Key words d-Amino acids
Springer Online Journal Archives 1860-2000
Process Engineering, Biotechnology, Nutrition Technology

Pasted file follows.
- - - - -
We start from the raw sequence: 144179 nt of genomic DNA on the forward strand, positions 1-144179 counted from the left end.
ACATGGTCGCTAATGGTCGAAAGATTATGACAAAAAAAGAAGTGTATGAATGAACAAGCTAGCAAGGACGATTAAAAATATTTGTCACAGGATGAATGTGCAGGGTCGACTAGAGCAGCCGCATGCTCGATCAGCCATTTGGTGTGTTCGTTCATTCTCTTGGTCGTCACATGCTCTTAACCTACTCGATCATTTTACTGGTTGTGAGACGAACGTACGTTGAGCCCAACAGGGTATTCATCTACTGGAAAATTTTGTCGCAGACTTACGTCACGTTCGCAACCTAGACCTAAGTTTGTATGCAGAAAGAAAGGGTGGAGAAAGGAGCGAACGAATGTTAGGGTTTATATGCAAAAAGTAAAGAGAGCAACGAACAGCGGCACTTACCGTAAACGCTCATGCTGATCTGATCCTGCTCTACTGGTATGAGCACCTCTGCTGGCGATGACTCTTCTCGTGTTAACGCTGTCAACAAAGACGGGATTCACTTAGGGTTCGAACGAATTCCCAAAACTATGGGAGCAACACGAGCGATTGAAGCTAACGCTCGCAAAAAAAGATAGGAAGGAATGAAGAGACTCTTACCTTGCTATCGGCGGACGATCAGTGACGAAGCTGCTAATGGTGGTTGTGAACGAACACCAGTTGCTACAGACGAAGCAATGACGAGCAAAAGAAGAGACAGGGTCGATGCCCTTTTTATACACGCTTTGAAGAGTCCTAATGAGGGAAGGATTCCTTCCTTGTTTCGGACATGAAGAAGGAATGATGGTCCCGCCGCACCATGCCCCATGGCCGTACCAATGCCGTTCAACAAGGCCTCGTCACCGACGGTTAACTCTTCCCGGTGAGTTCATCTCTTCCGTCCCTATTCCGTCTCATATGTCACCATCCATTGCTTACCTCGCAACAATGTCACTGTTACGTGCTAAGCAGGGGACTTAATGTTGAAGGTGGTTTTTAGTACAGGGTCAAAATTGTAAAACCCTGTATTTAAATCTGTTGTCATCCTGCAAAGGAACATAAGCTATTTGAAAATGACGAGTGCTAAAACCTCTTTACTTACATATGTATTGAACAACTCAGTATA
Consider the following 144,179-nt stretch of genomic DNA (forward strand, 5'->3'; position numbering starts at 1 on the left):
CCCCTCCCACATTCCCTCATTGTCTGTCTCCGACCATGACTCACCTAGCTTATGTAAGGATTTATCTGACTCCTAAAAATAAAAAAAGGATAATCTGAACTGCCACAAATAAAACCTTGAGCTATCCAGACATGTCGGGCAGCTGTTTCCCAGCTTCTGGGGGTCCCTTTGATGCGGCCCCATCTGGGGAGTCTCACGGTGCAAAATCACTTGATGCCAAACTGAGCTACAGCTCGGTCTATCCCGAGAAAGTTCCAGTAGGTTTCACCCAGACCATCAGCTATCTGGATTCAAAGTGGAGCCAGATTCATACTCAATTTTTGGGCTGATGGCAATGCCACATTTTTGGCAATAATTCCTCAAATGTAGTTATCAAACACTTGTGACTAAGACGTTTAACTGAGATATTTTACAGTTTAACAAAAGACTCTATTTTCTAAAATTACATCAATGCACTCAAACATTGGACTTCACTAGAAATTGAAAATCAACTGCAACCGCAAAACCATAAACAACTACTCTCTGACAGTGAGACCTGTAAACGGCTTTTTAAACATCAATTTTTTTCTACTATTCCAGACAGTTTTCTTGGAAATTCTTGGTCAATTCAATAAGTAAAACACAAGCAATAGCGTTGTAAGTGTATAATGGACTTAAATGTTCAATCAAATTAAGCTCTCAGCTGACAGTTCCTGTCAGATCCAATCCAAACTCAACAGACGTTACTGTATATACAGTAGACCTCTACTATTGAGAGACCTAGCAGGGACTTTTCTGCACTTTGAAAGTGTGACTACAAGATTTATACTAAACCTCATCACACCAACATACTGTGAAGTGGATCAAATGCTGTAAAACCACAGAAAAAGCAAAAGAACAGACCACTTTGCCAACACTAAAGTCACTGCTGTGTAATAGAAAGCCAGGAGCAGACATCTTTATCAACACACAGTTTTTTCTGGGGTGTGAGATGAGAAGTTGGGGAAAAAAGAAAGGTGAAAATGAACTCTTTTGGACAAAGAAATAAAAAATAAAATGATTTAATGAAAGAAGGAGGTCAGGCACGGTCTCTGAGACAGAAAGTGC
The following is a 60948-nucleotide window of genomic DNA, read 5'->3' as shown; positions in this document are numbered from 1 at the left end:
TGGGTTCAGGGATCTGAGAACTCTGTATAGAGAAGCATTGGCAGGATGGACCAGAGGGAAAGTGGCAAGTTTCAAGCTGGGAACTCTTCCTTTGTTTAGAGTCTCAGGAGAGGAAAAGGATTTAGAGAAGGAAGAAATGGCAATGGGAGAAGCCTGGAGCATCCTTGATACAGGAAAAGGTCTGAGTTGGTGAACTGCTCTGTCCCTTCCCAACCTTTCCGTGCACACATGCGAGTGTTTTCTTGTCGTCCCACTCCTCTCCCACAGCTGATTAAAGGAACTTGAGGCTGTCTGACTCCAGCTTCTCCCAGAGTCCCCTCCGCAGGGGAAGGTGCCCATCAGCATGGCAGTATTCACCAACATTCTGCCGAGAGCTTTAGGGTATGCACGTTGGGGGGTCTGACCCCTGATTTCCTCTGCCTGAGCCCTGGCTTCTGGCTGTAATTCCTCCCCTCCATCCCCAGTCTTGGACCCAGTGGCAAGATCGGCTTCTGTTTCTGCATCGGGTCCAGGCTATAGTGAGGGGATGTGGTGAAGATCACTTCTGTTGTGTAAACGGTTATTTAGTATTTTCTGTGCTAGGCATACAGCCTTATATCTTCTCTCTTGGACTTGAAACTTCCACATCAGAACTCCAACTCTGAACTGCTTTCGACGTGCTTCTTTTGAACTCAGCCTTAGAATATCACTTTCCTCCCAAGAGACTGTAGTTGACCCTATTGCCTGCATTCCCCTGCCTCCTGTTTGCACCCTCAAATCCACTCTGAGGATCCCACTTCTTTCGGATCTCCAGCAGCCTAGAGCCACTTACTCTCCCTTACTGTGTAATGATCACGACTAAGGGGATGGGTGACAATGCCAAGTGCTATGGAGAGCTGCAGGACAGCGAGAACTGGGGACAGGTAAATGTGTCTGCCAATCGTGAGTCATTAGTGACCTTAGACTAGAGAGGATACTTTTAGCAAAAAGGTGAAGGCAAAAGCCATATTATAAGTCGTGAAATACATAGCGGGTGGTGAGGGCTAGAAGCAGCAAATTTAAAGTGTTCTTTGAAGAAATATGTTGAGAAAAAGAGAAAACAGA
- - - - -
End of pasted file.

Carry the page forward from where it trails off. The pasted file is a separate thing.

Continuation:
Abstract Twenty-five vinegars were examined quantitatively for their content of free amino acid (AA) enantiomers using chiral gas chromatography/mass spectrometry. Vinegars manufactured from grape must contained l-proline (l-Pro) as the major AA. Balsamic vinegars (aceto balsamico di Modena), with one exception, contained the highest amounts of l-AAs (861–2000 mg l–1) as well as d-AAs (46–361 mg l–1). The amounts of d-Pro and d-alanine (d-Ala) increased in the course of maturation. Sherry vinegars had a AA pattern similar to that of balsamic vinegars but with much lower amounts: concentrations of l-AAs were 244 mg l–1 and 456 mg l–1 and of d-AAs were 18 mg l–1 and 19 mg l–1. The l-AA content of cider vinegars was very low (34 mg l–1 and 44 mg l–1) and only traces of d-AAs (〈2 mg l–1) were found. In spirit vinegars few d-AAs and low amounts of most l-AAs were detected, with the exception of l-glutamic acid (l-Glu) (210–847 mg l–1), probably added as a flavour enhancer. The AA content of spirit vinegars blended with wine vinegar was influenced by the portion of wine vinegar added. Rice vinegars had concentrations of l-AAs from as low as 36 mg l–1 to as high as 6860 mg l–1, and the concentrations of d-AAs ranged from 6 mg l–1 to 531 mg l–1. All vinegars declared as "produced by microbial fermentation" contained d-Ala, d-aspartic acid, and d-Glu as typical bacterial markers. From the data it is concluded that chiral AA analysis can be used to distinguish among fermented and synthetic vinegars and to identify raw materials used for their production. In particular, the amount of d-Pro can be used as proof of the maturation process of balsamic vinegar.
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